How To Create Negative Air Pressure In Your Grow Tent.
As you already know, airflow is such a huge part of growing. If you’re growing in a grow tent or somewhere indoors, you have to take extra care to ensure good ventilation. For airflow, there are three different types of air pressure you need to know: Positive, neutral and negative.
To keep things simple, today’s post is just going to focus on negative pressure, how to achieve it and why it is important.
No matter where your plants’ habitat is, a key component to healthy growth is they always need fresh air. This critical component can be achieved in a few different ways, we are covering the most common method (extract/exhaust air system used to create the entire air flow cycle for the grow space or grow tent)
Why create negative pressure in your grow tent?
Negative pressure offers two main benefits for a grow space.
-When a grow space or grow tent is under a negative pressure, odour and gases released from your plants will be unable to escape the grow space without being sucked out through the running extraction system (and passing through a carbon filter if fitted) scrubbing the air, ensuring that the guy down the road doesn't know about your super-hot chillie garden.
-The other, and probably more important benefit is the negative pressure allows the grow space to "naturally" pull fresh air in. This is an easier, and simple way to have air cycling through the grow space, which is great for keeping humidity and temperature in check!
How to create negative pressure in your grow space?
To create a negative pressure in your grow tent or grow space you will need to install your ventilation equipment in an extract/exhaust layout. We cover this style of installation here:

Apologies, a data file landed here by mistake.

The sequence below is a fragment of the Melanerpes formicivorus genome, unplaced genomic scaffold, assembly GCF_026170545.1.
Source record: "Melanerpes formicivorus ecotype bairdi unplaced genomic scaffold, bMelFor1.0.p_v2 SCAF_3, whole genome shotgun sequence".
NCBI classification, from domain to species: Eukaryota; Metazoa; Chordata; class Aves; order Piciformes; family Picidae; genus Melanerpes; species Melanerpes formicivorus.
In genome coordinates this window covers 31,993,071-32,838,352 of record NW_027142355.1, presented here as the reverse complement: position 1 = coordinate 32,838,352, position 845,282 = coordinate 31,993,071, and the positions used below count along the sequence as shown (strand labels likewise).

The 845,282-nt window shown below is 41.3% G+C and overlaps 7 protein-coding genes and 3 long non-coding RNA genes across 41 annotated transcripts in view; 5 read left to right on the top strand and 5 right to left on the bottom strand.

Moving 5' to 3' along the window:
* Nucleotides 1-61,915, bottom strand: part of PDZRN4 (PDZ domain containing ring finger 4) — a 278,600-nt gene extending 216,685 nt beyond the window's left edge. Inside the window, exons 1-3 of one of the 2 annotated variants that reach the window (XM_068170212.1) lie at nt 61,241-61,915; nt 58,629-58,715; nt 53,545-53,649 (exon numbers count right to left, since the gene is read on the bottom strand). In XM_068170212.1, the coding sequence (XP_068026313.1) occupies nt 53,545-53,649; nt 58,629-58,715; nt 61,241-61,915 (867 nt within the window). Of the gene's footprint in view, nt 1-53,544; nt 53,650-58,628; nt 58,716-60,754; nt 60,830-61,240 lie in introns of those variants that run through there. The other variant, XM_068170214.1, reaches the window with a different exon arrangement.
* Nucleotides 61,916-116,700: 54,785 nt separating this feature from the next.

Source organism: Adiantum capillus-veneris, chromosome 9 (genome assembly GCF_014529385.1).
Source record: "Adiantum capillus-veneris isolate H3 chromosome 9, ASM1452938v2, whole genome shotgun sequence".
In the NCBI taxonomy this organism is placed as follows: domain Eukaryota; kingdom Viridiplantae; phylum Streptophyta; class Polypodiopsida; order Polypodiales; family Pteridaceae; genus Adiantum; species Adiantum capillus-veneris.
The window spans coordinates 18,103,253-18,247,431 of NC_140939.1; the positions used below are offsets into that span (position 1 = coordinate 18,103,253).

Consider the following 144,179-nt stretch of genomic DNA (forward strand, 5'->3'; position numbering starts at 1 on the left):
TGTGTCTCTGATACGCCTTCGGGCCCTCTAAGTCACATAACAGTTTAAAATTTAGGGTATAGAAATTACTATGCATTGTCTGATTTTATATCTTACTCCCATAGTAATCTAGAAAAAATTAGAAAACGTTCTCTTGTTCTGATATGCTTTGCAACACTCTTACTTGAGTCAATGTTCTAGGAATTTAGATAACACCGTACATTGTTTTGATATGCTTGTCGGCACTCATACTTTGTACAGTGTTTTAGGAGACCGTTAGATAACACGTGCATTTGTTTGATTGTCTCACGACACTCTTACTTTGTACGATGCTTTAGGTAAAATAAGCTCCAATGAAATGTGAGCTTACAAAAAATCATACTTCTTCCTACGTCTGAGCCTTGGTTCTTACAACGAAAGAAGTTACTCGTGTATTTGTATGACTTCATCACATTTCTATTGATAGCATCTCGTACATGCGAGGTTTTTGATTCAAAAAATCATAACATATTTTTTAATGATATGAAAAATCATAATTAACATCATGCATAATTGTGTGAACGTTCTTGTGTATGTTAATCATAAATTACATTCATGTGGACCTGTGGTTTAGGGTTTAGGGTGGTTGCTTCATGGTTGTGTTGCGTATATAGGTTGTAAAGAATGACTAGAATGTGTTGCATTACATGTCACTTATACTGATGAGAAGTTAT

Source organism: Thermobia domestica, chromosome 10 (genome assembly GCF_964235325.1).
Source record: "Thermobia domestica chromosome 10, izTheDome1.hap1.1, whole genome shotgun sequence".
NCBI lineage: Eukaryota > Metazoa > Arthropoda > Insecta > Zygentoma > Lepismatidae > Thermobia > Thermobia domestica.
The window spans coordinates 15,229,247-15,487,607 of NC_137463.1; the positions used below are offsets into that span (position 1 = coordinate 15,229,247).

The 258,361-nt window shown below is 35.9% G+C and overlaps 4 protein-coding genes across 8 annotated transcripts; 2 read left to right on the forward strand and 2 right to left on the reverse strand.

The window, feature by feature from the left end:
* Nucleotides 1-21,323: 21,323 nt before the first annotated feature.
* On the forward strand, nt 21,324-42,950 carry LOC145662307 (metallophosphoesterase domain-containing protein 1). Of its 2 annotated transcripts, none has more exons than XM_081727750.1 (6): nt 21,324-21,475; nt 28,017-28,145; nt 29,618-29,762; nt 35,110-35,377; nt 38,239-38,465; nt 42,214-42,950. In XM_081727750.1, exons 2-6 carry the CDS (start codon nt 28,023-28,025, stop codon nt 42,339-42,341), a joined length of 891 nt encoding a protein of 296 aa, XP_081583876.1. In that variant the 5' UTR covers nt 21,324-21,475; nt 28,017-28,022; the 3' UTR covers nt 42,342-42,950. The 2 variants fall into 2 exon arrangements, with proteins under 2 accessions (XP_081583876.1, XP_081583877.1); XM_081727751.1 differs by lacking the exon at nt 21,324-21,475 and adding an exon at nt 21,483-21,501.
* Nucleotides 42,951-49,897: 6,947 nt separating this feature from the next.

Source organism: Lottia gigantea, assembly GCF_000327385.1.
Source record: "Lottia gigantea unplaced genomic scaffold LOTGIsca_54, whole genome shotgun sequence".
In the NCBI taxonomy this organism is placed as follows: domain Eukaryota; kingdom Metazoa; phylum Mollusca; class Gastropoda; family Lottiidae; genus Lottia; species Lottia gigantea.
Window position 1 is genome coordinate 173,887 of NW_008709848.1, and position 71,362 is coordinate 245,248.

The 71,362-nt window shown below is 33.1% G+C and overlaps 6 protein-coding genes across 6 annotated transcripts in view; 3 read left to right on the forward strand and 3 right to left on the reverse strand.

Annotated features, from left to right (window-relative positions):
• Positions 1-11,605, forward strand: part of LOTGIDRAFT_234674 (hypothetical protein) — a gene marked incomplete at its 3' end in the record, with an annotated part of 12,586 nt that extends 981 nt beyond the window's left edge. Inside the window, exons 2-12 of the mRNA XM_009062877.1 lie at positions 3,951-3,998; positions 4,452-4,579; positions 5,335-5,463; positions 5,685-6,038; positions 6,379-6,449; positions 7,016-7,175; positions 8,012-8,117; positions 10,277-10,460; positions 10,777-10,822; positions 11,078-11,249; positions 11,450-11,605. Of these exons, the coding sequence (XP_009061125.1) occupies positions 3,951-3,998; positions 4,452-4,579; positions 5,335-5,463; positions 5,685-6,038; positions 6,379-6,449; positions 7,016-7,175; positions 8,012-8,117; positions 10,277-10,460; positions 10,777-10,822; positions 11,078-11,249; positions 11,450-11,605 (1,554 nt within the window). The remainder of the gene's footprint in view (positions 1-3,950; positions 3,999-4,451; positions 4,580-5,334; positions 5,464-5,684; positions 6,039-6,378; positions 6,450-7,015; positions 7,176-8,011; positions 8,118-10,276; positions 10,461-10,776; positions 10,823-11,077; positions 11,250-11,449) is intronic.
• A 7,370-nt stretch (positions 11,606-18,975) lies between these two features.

For grow tents
To create negative pressure, you’ll first need to switch on your extract/exhaust fan. This will start the air exhaustion process. Wait till the fan has gotten up to speed. A clear sign that there is negative pressure in the space is when the walls of the grow tent become slightly concaved (suck inwards). Checking for negative pressure in a grow room can be more difficult as walls won't exactly "suck inwards" when experiencing negative pressure.
For grow rooms
Other ways that can indicate a good negative pressure is when the door to the grow room is hard or easy to open (depending what way the door swings) if the door swings into the space, under negative pressure the door will almost open itself into the room when releasing the door handle. While if the door opens away from the grow room it will be hard to pull open and might require some extra effort to get open.
If you’re already using a booster duct fan to encourage the intake of air, you can create negative pressure by ensuring your extract/exhaust fan is pulling more air from the space than what the inlet fan is supplying.
It is very important to remember that you still want to allow fresh air into the grow space or grow tent. Not letting in so much air that you loose your negative pressure in the space, but, enough to keep the air flowing through the room and the climate or plants happy.
Letting air into a grow tent can be achieve by opening up a duct/vent/port in the side of the tent. In some cases it is best to pop some ducting into the this port and run the ducting off somewhere that it can pull cooler air from, or where light is not going to find its way into the tent waking up your plants.
For a grow room, this inlet air can be achieved in the same way. Fitting in a grill or louvre to allow air in to the room will do the trick. You can also use ducting and run it somewhere more desirable for "fresher" air inlet.
"The larger the inlet duct or hole, the easier the air will flow in, reducing negative pressure (not a bad thing if you need more airflow!)"
However you allow air into the grow space, just ensure no light will creep in through it and wake your plants ( if they have a specific sleep cycle ).
This is just a quick guide to negative pressure. If you’re still unsure, don’t hesitate to get in touch!